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Wall Street taking advantage of junk bond exodus

Traders work in the S&P 500 options pit at the Chicago Board Options Exchange.
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Even as retail investors shy away, Wall Street is still making a dash for trash.

In fact, the recent exodus of funds from high-yield bonds has only whetted the appetite of institutional investors, who are using the slump in junk prices as a buying opportunity, according to an analysis from the Wall Street Journal.

The mom-and-pop crowd ditched a net $13 billion in junk bonds for the four weeks preceding August 6, a trend that has pushed firms like Alliance Bernstein even deeper into the market.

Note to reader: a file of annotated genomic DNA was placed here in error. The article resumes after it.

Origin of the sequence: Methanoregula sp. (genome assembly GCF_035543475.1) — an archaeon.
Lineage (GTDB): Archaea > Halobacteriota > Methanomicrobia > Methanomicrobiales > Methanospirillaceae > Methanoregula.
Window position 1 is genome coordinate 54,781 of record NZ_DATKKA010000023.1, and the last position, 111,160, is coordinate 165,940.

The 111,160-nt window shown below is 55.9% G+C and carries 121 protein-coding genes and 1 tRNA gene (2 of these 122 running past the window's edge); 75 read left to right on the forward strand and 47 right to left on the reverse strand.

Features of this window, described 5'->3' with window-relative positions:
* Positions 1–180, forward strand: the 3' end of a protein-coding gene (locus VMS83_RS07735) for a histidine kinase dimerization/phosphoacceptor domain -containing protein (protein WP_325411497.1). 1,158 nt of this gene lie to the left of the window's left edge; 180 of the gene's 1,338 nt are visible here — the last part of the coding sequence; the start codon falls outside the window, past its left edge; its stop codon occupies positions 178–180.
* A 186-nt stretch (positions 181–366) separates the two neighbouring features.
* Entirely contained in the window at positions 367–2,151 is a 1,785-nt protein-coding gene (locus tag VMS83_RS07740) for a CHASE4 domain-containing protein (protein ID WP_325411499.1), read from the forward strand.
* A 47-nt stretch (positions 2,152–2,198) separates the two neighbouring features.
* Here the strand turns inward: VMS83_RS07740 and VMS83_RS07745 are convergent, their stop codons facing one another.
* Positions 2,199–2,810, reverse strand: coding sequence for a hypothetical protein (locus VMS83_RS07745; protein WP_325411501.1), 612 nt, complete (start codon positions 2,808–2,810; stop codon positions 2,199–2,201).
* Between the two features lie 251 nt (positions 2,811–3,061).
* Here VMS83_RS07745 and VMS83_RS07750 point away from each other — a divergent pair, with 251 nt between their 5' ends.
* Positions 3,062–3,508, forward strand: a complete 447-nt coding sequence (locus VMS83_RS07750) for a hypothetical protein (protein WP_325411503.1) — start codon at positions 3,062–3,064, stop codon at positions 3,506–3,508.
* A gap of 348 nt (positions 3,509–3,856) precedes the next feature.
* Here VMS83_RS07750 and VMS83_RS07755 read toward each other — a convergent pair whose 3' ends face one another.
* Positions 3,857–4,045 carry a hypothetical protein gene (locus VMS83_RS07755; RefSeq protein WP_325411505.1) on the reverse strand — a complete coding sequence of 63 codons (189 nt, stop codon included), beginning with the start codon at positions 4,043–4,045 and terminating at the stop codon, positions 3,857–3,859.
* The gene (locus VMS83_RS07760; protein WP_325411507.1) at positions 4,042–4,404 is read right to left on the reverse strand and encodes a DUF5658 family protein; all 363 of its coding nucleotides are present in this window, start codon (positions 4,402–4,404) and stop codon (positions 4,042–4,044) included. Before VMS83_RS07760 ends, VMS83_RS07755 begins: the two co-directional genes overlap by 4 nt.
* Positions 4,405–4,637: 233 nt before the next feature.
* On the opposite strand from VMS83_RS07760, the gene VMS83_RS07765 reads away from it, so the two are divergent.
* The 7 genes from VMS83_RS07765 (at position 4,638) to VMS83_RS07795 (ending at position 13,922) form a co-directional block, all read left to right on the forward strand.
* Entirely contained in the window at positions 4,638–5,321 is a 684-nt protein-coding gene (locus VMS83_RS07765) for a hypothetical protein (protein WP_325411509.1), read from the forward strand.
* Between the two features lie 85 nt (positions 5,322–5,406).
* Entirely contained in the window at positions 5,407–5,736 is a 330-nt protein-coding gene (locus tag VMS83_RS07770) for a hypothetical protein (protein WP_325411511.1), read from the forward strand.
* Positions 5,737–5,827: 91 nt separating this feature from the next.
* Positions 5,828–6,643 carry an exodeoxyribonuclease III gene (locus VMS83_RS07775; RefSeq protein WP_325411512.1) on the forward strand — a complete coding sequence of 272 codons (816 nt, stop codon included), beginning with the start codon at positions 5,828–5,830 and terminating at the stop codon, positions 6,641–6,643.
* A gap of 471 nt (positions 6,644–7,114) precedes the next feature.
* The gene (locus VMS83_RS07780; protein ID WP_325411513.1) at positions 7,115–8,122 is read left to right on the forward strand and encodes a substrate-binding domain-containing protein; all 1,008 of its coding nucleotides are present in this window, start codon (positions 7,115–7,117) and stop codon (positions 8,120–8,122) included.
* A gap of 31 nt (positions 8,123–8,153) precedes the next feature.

"Investors who panic in these sell-offs—it's the wrong thing to do," Alliance's Gershon Distenfeld told the Journal.

Read MoreRunning not-so-scared: Investors are dumping risk

In response to the huge appetite, companies have sold $343.4 billion of high-yield into the market for 2014, a 10 percent increase from the previous year, and the fastest pace since Dealogic began keeping records in 1995.

Wall Street firms defend their interest in the space, saying solid corporate balance sheets and the Federal Reserve's intention to keep interest rates low for an extended period of time are making the risk of high-yield bonds well worth taking, considering they've returned 150 percent since 2008.

Read the full Journal article here.